Manuel decides it’s time to play “Nobody needs to know about me and Mrs Reynolds“. Jefferson and Burr arrive on Hamilton’s doorstep, accusing him of embezzlement. They’ve followed the money and discovered Hamilton’s payments to James Reynolds. Although they don’t know about the affair, Manuel suggests that Hamilton would reveal it to them in order to prove that he has not broken the law (a reversal of the statement on the card). Lin accepts this, as long as Jefferson and Burr promise to tell no-one.

However, Manuel immediately plays “My rhetoric demolishes this fool with ease“, and suggests that Hamilton feels such a desire to clear his name that he writes down and publishes the details of his affair. Lin agrees, saying that the scheme works. Manuel and Miranda agree that there’s no question of criminality, but his political career is in tatters.

The table card is replaced with “Angelica falls in love with me at first sight“, which Miranda plays immediately and says that Angelica has arrived in Hamilton’s time of need… only to reject him. She’s here to support her sister, says Miranda, playing “Eliza and I fall in love and get married” from her hand.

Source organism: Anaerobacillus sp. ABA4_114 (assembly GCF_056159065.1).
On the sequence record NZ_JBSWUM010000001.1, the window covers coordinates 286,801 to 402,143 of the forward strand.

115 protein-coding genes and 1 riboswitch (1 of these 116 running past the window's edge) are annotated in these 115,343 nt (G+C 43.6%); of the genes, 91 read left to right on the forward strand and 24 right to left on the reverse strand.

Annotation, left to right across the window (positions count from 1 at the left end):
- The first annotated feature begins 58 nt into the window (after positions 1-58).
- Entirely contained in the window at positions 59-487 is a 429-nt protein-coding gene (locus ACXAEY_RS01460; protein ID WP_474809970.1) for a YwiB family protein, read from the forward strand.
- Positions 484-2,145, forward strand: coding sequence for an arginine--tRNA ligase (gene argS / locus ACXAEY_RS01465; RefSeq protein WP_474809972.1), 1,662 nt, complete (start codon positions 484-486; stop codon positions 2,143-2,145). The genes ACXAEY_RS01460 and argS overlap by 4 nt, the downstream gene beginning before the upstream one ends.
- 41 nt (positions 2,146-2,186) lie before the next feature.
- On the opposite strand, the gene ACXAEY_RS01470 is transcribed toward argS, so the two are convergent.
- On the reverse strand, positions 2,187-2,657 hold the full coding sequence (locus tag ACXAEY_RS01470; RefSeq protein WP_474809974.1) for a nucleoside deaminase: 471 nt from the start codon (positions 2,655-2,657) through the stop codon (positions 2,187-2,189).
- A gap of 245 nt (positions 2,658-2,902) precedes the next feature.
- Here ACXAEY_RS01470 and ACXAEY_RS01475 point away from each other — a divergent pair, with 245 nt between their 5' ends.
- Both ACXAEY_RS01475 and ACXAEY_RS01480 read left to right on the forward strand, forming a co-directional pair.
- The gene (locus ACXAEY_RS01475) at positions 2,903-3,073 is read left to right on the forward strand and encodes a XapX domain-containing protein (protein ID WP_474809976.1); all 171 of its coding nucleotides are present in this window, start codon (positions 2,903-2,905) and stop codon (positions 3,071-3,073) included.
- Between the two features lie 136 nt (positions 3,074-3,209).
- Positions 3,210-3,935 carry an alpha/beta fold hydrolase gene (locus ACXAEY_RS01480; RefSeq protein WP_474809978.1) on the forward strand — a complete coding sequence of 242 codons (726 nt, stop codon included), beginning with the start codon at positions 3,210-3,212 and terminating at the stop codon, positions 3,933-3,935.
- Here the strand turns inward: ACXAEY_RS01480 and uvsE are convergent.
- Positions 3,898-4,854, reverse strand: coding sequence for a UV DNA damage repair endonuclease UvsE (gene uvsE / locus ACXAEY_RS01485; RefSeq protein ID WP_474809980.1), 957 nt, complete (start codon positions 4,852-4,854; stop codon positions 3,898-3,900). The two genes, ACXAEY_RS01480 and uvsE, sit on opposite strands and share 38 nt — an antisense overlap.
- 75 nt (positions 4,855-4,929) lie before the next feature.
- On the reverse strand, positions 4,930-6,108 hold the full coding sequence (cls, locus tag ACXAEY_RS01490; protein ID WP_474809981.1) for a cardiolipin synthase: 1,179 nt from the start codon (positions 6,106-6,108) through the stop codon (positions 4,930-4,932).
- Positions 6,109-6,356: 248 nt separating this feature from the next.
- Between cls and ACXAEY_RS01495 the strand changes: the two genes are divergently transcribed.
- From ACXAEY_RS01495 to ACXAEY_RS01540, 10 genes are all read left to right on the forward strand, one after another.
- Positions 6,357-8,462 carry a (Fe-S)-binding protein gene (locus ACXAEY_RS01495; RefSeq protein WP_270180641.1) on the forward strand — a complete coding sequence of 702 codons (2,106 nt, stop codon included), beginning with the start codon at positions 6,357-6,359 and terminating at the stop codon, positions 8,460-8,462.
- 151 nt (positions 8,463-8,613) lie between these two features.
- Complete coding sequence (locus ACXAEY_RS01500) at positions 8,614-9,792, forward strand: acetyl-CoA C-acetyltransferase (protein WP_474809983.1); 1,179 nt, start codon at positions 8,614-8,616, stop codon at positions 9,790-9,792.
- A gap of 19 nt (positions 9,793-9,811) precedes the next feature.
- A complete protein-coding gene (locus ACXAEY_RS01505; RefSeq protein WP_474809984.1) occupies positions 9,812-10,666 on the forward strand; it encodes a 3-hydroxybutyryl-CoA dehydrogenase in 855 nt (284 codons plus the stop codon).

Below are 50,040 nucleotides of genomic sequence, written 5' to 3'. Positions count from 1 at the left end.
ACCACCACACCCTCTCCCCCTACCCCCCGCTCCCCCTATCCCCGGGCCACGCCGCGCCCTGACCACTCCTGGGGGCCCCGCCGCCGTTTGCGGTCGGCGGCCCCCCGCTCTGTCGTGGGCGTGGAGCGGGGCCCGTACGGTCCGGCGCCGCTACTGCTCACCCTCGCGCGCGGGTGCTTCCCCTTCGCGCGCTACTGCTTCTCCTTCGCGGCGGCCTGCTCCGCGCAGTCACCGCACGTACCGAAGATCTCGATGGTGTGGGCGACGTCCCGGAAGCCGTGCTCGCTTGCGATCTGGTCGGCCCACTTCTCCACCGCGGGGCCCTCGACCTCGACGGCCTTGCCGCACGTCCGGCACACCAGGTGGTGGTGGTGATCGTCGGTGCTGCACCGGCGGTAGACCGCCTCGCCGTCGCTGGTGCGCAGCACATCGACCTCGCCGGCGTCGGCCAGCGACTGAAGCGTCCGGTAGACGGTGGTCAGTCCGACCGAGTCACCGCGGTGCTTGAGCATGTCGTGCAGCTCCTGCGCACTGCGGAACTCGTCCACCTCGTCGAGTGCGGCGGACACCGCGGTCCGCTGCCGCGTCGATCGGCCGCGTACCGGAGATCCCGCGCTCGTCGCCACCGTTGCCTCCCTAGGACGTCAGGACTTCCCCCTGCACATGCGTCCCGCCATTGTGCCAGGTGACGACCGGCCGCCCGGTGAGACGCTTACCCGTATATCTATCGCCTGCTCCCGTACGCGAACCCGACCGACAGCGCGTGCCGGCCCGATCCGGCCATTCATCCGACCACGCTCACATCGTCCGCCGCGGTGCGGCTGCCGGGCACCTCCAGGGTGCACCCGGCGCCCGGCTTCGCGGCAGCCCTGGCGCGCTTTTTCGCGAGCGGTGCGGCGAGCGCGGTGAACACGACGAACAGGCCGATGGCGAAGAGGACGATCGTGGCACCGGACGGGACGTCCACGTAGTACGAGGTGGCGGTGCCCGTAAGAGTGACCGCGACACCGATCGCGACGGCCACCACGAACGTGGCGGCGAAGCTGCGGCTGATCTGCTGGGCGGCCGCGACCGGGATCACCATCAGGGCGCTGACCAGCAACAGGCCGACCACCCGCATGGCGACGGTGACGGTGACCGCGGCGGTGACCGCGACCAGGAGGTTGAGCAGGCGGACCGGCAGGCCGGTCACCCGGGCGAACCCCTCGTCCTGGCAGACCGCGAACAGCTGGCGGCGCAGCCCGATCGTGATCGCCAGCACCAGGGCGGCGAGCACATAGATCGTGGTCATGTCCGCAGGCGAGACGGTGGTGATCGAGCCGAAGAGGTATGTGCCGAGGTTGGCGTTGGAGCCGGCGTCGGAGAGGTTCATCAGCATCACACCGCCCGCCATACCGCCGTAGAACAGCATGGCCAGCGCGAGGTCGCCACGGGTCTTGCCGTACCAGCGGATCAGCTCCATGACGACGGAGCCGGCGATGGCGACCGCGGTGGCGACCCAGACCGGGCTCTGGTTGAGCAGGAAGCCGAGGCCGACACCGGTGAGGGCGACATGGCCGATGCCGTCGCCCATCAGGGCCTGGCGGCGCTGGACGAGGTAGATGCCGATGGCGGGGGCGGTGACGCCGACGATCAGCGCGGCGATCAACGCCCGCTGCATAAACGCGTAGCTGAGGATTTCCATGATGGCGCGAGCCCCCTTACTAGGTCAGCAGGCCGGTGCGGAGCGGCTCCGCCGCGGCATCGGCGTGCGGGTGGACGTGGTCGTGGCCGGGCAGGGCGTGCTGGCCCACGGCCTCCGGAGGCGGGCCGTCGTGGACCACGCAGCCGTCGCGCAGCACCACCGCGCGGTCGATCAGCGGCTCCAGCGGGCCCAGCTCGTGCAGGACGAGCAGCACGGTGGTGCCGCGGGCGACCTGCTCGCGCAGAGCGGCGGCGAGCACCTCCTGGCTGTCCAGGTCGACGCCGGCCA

Lin says that although Eliza is heartbroken and angry, she and Hamilton remain married. Manuel and Miranda agree, but say that she burns all of the letters he ever wrote her, and forces him to sleep in his office instead of their bed. “I hope that you burn,” she tells him, with some finality.

Hold your child as tight as you can (“Blow Us All Away” to “It’s Quiet Uptown”)

There are only two cards left now. Manuel has one, and other on the table says “I’m sent home because I’m going to have a son“. It would make sense to distance Hamilton from his son Philip (now a young man) just as he has been separated from the rest of his family, but Miranda decides to go in a different direction. She says that Philip is still loyal and besotted with his father, and attempts to defend him from the words of political enemies. He challenges one, a Mr Eacker, to a duel, and comes to his father for duelling advice.

Lin protests that Hamilton would advise Philip not to duel at all. Hamilton and Eliza both have already lost too much. Manuel suggests that perhaps Hamilton advises Philip to make a show of not going through with it, so that his opponent will do the same… but his opponent does not do the same. Philip is shot and taken to a doctor.

Manuel and Miranda look to Lin for what to protect, and Lin squirms at the choice. Hamilton the character would, of course, do anything to have Philip not die. As a tragedy, though, it makes more sense for Philip to die. Hamilton would be utterly devastated by the loss of his son, and ready for his final fate (only one card remains). Lin says that Philip dies with Hamilton and Eliza at his bedside, and that the unimaginable grief they share eventually allows them a measure of reconciliation.